You routinely connect writing with reading, but how often do you connect writing with media literacy? It's a symbiotic relationship. You teach students to write about different topics for different audiences and purposes. They can use the same skills to engage media about different topics for different audiences and purposes.
Most writing teachers, though, wouldn’t consider themselves media-literacy coaches. They might not even know how to define media literacy: the ability to access, analyze, evaluate, and create communication in various media formats.
The same critical-thinking skills you teach in the writing process can help your students evaluate media for truth, fairness, and bias—skills increasingly necessary for academic success and responsible citizenship. Likewise, developing media-literacy skills prepares students to ethically share ideas in writing.
How can the writing process teach media literacy?
Students learn that good writing takes time—prewriting, writing, revising, and editing. As the old saying goes, "Easy writing makes hard reading, and hard writing makes easy reading." So students learn to appreciate well-crafted ideas—and, equally importantly, dismiss shoddy ideas when media are slapped together. Thoughtful writers make thoughtful readers, listeners, and viewers.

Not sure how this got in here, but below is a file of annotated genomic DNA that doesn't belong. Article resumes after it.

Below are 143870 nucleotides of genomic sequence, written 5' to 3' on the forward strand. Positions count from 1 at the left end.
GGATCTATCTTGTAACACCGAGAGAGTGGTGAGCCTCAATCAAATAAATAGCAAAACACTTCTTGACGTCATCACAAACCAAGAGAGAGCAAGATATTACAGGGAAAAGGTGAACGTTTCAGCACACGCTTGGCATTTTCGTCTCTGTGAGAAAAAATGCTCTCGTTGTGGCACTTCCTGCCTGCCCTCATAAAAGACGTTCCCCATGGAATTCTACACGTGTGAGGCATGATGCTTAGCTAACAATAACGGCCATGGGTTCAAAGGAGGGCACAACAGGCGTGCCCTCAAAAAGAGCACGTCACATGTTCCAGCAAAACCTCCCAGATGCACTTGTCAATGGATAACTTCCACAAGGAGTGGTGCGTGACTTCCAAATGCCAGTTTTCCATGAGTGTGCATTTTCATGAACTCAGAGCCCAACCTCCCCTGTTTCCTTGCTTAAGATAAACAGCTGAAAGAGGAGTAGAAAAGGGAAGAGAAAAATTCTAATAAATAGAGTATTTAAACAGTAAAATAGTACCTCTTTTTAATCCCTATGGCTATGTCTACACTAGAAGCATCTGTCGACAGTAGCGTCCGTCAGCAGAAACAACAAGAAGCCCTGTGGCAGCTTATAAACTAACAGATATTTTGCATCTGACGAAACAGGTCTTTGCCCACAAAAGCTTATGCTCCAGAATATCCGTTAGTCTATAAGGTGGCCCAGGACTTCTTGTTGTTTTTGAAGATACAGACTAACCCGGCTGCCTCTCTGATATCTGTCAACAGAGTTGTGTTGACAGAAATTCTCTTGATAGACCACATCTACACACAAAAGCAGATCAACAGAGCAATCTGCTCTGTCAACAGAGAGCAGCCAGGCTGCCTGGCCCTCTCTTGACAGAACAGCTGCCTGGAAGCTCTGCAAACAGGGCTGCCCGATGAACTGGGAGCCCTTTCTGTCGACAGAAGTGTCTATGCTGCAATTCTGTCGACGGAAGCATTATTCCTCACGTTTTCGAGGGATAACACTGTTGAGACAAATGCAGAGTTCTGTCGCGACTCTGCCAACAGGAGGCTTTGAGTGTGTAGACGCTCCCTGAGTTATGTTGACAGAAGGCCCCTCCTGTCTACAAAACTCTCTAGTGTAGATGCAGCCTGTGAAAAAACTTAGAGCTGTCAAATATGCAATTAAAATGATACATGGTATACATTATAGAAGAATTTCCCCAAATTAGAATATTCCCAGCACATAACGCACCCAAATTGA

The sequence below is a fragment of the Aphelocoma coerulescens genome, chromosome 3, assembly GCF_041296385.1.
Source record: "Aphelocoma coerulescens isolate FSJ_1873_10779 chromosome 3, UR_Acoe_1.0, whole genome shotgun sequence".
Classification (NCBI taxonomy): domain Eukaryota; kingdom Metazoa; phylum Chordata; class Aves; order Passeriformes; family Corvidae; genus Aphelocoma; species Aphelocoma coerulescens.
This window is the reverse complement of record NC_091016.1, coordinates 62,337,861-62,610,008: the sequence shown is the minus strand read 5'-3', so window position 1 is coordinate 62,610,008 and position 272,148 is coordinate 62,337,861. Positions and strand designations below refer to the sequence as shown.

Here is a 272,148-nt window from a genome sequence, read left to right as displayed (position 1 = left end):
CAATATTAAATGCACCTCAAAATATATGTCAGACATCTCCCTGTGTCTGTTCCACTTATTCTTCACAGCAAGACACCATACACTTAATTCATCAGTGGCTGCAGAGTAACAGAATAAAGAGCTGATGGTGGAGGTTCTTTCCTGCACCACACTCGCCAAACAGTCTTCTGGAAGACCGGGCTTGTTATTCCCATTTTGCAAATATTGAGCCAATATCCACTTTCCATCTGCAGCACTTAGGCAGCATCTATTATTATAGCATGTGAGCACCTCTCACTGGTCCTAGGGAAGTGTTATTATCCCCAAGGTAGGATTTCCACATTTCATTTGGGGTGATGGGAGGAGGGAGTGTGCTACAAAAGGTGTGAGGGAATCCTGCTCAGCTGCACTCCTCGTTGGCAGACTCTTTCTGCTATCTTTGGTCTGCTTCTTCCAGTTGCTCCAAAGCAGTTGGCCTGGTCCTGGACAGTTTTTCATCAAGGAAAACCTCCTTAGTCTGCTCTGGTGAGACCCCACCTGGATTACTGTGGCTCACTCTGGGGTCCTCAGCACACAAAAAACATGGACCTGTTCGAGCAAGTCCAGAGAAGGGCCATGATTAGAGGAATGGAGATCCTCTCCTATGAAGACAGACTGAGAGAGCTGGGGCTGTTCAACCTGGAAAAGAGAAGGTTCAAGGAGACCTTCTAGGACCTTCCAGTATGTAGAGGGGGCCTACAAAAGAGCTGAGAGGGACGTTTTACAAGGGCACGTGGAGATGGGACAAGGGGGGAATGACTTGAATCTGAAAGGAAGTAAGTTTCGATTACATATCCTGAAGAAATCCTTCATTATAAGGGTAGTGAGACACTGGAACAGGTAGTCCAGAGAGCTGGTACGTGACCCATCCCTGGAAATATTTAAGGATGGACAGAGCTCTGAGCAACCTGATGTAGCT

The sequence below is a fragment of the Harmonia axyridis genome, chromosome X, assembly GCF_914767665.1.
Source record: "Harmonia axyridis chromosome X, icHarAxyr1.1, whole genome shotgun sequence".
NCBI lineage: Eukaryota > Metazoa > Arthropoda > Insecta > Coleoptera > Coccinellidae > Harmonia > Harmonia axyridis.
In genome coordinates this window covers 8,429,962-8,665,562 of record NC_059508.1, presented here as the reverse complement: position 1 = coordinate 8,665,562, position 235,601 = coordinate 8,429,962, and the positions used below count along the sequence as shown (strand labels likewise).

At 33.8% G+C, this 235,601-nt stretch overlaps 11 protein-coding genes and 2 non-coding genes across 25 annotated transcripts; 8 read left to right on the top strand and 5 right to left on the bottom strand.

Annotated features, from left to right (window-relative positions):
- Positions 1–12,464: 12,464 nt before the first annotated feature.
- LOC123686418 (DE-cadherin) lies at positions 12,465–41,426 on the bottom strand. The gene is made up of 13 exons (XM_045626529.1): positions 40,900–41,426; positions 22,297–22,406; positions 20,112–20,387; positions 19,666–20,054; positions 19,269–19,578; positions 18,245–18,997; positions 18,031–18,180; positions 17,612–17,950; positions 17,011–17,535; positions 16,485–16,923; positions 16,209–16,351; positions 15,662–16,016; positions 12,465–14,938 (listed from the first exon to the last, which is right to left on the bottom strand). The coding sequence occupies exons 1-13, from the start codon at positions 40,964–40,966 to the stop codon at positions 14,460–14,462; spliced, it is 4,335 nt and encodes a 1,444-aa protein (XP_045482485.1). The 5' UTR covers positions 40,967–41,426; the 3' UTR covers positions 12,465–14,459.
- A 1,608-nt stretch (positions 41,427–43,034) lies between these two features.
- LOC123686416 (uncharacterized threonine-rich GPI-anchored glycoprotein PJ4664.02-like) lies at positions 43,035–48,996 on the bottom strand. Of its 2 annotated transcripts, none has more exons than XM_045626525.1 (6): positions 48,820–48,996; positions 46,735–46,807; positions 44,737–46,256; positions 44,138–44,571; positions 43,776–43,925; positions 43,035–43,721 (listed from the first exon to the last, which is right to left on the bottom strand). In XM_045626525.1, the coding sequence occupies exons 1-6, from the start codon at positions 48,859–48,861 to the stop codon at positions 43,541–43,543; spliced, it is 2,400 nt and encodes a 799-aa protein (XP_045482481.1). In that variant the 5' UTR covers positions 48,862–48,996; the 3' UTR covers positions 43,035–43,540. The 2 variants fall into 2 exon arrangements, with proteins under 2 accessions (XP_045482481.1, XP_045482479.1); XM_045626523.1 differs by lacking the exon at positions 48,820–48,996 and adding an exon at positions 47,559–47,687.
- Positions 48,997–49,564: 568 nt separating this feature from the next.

Let's look at each stage of the writing process to see how it can help you teach media literacy.
To meet the specific demands of a writing task, students should first consider the communication situation—sender, message, medium, receiver, and context:
Students who can analyze the rhetorical situation for writing can also analyze the same situation for the media they consume. All media is constructed, so all students can learn to deconstruct it—breaking it into its parts, considering how they work, and evaluating them. This rhetorical awareness helps students use sources ethically and reject media that uses them unethically.
This video can introduce the communication situation to your students: